Spray a large casserole dish with Pam or lightly oil it. Put the chicken breasts in the dish and cover the breasts with the sauce (I just use enough to cover the chicken, otherwise, I think it gets too mushy). You can either grate some parmesan reggiano over the sauce and bake the chicken for about 20 minutes until it is done, adding the mozzarella about 5 minutes before the chicken is cooked (Giovanna’s suggestion). Or you can put mozzarella cheese and then the parmesan reggiano on top of the cutlets and bake 20-25 minutes until cooked through. Either way will work.

I have also been known to add sauteed mushrooms which makes for an even heartier dish. I would have thrown them in had there been some in the fridge.

To finish off this gluttonous supper, we just happened to have an extra creme brulee lying around, so we had a few bites of that along with a few bites from a slice of flourless chocolate cake from foodie neighbor friends (it was so good!). That would be the end of the big food for awhile and we enjoyed every bite and every sip of wine.

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4 Comments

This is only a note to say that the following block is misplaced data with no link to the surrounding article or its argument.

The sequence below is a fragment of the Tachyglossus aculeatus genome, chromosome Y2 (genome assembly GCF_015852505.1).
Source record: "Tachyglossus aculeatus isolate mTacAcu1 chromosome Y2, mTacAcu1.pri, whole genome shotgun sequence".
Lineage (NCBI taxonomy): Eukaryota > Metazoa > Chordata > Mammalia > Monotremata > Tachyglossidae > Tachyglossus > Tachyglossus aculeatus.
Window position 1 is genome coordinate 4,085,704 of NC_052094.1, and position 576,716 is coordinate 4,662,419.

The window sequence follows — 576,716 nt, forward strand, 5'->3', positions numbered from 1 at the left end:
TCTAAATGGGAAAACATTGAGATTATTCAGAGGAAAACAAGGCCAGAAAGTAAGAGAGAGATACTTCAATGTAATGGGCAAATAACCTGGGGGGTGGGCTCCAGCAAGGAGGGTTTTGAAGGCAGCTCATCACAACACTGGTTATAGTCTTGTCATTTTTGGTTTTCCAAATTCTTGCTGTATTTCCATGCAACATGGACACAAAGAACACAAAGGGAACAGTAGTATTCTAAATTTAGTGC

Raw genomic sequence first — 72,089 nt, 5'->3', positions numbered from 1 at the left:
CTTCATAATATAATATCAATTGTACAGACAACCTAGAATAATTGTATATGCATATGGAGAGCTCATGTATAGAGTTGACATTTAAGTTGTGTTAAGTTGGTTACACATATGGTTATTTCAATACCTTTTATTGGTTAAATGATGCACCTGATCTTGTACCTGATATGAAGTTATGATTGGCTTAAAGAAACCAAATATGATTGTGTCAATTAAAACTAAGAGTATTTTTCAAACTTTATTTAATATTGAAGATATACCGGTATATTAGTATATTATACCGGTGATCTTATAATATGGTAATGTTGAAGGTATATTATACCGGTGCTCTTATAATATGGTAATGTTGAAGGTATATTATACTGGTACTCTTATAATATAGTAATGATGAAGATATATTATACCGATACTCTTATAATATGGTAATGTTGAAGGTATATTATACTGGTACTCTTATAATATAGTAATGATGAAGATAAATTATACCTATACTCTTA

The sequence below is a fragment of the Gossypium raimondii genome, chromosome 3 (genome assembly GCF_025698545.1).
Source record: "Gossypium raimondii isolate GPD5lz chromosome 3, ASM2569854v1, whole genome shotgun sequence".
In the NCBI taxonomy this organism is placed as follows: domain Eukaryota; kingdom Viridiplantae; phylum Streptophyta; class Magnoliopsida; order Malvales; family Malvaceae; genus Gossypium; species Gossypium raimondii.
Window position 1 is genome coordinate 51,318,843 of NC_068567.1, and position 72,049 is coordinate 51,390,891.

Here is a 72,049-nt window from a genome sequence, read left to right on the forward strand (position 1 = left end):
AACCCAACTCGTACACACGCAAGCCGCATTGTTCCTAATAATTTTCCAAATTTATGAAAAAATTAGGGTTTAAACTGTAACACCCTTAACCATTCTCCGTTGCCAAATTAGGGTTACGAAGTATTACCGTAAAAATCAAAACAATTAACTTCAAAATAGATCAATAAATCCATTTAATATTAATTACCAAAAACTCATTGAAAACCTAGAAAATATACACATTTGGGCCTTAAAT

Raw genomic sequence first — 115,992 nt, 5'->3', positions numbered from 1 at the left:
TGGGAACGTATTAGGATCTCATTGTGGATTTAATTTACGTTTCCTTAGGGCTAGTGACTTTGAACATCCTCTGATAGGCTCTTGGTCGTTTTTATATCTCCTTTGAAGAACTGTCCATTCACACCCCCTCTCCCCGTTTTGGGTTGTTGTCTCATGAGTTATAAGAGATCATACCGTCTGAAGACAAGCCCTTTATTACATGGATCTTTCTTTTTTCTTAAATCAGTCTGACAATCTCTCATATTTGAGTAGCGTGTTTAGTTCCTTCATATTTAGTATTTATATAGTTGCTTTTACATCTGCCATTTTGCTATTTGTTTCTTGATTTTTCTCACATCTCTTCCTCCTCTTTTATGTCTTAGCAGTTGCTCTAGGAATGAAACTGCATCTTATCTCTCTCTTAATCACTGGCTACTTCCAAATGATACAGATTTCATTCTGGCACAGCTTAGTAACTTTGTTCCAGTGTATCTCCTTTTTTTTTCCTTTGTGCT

Filed under Cheese, Chicken, Creme Brulee, Desserts, Italian, Pasta, Recipes

4 responses to “The Last Supper (well, not exactly…)

  1. Your chicken parm looks fantastic. That is one of my favorites! Breading with flour, then eggs, and then the breadcrumbs helps to ensure an even, crisp crust… That’s how I always do it!

    • Hi Jen. Thanks so much for your comment. You and Giovanna are definitely are definitely making the crispy chicken! It is just like making fried chicken…double dipping makes for a crispier crust!

  2. ez bake

    This recipe can be altered slightly and made low fat. A recipe similar to this is in one of my old Weight Watchers cookbooks. Substitute skim milk for eggs and low fat mozzarella (or if you are a stickler/hard core mix in some no fat–which doesn’t melt). They used saltine cracker crumbs, but the ready mde crumbs are not that high in fat.
    I like to use the imported canned tomatoes and put them through my ancient food mill (think giant come on a stand with wooden pestle), then cook them down with fresh basil and oregano, perfect and simple. This dish is not as high fat as you may think.

    • Thank you for the comment and for checking out my blog. I think most of the calories in this are due to the portion size! Realistically, we could split the serving and have plenty of food! I agree with you that there are easy ways to cut back on the fat and calories. I sometimes just saute the chicken and skip all the breading. It almost is not missed after the sauce and cheese are added. Thanks again for your suggestions.